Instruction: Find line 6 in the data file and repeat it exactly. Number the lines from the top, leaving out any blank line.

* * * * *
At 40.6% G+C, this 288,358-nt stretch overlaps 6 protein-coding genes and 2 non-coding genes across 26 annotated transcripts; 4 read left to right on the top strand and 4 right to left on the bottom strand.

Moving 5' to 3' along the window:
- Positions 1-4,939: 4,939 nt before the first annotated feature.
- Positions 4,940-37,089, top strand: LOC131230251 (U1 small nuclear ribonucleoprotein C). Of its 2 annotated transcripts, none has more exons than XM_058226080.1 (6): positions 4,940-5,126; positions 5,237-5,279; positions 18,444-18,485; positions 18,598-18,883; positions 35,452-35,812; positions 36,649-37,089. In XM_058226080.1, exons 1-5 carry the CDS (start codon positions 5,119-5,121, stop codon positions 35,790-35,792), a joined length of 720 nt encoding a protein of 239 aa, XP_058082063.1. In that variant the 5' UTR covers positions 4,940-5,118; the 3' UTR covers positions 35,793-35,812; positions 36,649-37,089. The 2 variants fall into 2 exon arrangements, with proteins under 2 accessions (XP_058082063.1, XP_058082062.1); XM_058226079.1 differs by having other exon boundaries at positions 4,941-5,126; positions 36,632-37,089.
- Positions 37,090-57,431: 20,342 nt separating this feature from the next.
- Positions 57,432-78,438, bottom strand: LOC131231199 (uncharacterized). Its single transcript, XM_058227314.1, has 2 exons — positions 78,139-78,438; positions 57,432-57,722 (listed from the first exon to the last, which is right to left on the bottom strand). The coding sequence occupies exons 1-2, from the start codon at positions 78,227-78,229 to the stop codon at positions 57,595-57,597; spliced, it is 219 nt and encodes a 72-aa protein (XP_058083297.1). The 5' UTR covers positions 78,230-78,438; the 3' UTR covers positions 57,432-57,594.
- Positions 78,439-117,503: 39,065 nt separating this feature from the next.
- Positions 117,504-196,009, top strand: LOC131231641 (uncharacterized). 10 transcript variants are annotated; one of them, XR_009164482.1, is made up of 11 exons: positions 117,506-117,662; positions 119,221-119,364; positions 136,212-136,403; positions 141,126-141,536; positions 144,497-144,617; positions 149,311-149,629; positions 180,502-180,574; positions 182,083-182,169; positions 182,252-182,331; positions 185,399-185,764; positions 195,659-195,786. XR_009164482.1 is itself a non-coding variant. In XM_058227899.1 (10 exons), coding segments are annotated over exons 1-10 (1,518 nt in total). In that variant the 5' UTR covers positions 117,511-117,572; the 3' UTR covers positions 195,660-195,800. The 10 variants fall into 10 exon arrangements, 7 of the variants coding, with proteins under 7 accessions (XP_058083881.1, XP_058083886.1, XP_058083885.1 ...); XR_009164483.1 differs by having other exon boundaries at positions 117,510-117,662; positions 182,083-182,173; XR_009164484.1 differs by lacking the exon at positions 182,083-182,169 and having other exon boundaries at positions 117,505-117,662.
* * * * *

- Positions 57,432-78,438, bottom strand: LOC131231199 (uncharacterized). Its single transcript, XM_058227314.1, has 2 exons — positions 78,139-78,438; positions 57,432-57,722 (listed from the first exon to the last, which is right to left on the bottom strand). The coding sequence occupies exons 1-2, from the start codon at positions 78,227-78,229 to the stop codon at positions 57,595-57,597; spliced, it is 219 nt and encodes a 72-aa protein (XP_058083297.1). The 5' UTR covers positions 78,230-78,438; the 3' UTR covers positions 57,432-57,594.